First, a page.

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Happy St. Jerome Day! September 30, 2008

Posted by Jill (@bonnjill) in Fun stuff, Translation Sites.

Translators and interpreters celebrate September 30th as their day, since it is the Feast Day of the patron saint of librarians, scripture scholars, students, and of course, translators and interpreters. Eusebius Hieronymus Sophronius, better known today as Saint Jerome, was born sometime between 340 and 347 AD in Stridon, which is located on the Italian side of the modern Italian-Croatian border. He studied theology in Trier, which is one of my favorite German cities.

St. Jerome is one of the few people awarded sainthood in recognition of services rendered to the Church rather than for eminent sanctity or miracles. St. Jerome earned his place in history mainly for his translations and revisions of the Bible. He revised translations of the Gospels and the Psalms and translated the Old and New Testaments into Latin. This translation was recognized eleven centuries later by the Council of Trent as the official version of the Bible: the Vulgate.

Jerome’s humility regarding his own work set a good example for translators who followed him. He freely admitted ignorance, even embarrassment, when warranted, and revisited some of his translations, making corrections and additions. On the other hand, he also pointed out that a translation’s accuracy depended greatly on the reliability of the source text: copyists often inadvertently introduced errors, which would be compounded and passed down through the centuries.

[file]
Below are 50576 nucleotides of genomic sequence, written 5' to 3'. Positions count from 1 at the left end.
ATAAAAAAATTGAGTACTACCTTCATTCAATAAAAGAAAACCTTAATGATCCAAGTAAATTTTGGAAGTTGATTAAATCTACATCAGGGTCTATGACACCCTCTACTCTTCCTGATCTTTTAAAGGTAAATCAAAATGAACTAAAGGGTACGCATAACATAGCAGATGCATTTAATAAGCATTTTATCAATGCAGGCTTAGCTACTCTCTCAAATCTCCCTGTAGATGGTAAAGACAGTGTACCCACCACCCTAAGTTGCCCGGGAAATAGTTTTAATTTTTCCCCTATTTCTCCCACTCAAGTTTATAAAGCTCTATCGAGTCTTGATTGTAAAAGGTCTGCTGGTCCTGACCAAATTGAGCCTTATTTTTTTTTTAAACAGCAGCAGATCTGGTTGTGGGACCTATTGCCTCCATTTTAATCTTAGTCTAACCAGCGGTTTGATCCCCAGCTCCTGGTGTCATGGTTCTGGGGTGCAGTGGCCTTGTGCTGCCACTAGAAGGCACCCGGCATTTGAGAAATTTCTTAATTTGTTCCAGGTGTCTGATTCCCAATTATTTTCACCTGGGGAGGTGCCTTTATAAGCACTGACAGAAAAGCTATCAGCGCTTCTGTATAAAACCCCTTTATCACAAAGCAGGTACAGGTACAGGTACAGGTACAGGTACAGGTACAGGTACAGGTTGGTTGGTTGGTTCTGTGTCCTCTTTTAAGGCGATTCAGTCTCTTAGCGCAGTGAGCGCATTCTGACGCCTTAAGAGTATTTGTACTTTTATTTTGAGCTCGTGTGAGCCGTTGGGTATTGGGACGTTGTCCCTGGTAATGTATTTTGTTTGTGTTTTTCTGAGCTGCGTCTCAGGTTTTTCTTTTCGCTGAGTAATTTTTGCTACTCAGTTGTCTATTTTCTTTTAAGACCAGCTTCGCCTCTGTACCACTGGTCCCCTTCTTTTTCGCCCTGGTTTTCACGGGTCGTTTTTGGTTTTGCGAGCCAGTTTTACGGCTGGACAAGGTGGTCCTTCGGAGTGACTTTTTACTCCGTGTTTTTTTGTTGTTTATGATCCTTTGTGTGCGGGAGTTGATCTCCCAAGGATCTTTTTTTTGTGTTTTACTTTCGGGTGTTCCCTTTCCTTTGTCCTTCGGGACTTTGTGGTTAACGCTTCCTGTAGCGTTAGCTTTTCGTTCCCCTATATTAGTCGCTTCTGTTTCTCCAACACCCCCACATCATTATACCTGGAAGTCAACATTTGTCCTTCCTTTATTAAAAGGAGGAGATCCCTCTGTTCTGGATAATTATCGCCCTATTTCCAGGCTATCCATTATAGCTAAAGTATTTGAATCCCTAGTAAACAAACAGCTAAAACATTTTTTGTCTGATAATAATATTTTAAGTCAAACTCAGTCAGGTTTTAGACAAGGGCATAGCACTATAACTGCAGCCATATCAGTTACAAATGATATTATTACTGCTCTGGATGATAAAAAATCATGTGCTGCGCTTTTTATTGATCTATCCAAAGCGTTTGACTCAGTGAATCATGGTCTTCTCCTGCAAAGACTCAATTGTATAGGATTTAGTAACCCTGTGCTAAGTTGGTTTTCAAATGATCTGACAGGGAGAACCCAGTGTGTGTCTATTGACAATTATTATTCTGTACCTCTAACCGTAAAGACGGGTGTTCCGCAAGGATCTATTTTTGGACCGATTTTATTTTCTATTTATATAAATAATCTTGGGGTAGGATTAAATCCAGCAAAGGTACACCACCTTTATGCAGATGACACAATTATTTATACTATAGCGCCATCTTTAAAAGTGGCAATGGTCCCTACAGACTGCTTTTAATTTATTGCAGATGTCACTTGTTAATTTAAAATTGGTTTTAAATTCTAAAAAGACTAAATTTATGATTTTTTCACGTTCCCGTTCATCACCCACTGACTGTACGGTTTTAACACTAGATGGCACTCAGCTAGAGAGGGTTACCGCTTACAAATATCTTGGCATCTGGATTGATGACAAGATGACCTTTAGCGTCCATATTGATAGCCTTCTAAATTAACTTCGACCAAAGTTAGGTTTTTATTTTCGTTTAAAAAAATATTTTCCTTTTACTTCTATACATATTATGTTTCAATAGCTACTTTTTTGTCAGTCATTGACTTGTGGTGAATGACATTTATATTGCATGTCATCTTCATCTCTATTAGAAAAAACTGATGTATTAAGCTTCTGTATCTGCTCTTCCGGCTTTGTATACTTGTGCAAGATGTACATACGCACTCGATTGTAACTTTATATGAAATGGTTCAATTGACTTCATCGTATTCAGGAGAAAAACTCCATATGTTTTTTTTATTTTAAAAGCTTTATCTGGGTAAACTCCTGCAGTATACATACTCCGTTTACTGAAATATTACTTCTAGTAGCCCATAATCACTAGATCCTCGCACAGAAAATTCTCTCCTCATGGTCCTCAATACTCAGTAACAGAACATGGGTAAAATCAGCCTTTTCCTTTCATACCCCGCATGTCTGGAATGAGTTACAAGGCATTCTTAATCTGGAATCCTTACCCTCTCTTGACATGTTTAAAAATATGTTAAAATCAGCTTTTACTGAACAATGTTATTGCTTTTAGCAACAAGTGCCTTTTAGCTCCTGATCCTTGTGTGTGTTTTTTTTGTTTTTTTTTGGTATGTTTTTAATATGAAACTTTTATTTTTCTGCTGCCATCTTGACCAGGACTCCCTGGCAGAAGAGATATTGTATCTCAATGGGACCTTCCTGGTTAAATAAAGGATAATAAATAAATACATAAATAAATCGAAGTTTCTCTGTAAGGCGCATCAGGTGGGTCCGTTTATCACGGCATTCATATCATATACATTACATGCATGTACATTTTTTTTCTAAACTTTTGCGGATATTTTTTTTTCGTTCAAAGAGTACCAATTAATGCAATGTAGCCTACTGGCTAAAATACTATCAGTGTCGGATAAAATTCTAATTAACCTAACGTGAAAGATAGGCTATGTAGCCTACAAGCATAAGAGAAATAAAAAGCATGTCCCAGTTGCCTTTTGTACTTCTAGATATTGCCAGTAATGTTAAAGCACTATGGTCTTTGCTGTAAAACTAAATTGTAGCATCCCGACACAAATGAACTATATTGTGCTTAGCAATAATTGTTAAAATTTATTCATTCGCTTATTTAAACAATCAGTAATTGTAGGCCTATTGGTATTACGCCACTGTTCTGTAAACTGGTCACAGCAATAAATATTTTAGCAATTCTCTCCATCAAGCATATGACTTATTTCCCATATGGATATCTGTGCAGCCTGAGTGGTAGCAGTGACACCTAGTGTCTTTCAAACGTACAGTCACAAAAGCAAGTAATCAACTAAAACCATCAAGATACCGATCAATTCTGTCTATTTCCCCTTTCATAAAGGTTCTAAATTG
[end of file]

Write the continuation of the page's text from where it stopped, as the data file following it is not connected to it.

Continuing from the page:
Perhaps his most famous mistranslation put horns on Moses’s head. The original Hebrew scripture (Exodus 34) stated that when Moses descended from Mt. Sinai, he had “rays of light” coming from his head. The Hebrew word can also mean “horns,” and Jerome chose the latter meaning. This error has been perpetuated to the present in many ways. When Michelangelo sculpted a marble Moses in 1515, he relied on Jerome’s description in the Latin Vulgate translation. The resulting 235-cm-high horned statue can be seen in Rome (S. Pietro in Vincoli) today.

St. Jerome is usually depicted as a half-clad anchorite, with cross, skull and Bible for the only furniture of his cell, his red hat or some other indication of his rank somewhere in the picture. He is also often depicted with a lion, due to a medieval story in which he removed a thorn from a lion’s paw, and, less often, an owl, the symbol of wisdom and scholarship. Writing materials and the trumpet of final judgment are also part of his iconography.

St. Jerome died at Bethlehem from a long illness on September 30, 420. He is buried at St. Mary Major in Rome.

* This post was cobbled together from The Translator Interpreter Hall of Fame, Wikipedia, and here. For some fun with St. Jerome, see Sue Ellen Wright and Jost Zetzsche’s Jeromobot videos. We’ve also heard rumors that Jeromobot will be at this year’s ATA conference.



1. Serge Mboule - September 30, 2008

Hi fellow translators,

Happy St jerome from Cameroon. I am Serge Mboule,senior translator,working from English to French.
I wish you all the best.

Serge Mboule
senior translator

2. theo marube (@theomarube) - August 29, 2011

Already planning for St. Jerome Day 2011 get- together in Kenya…send in ideas

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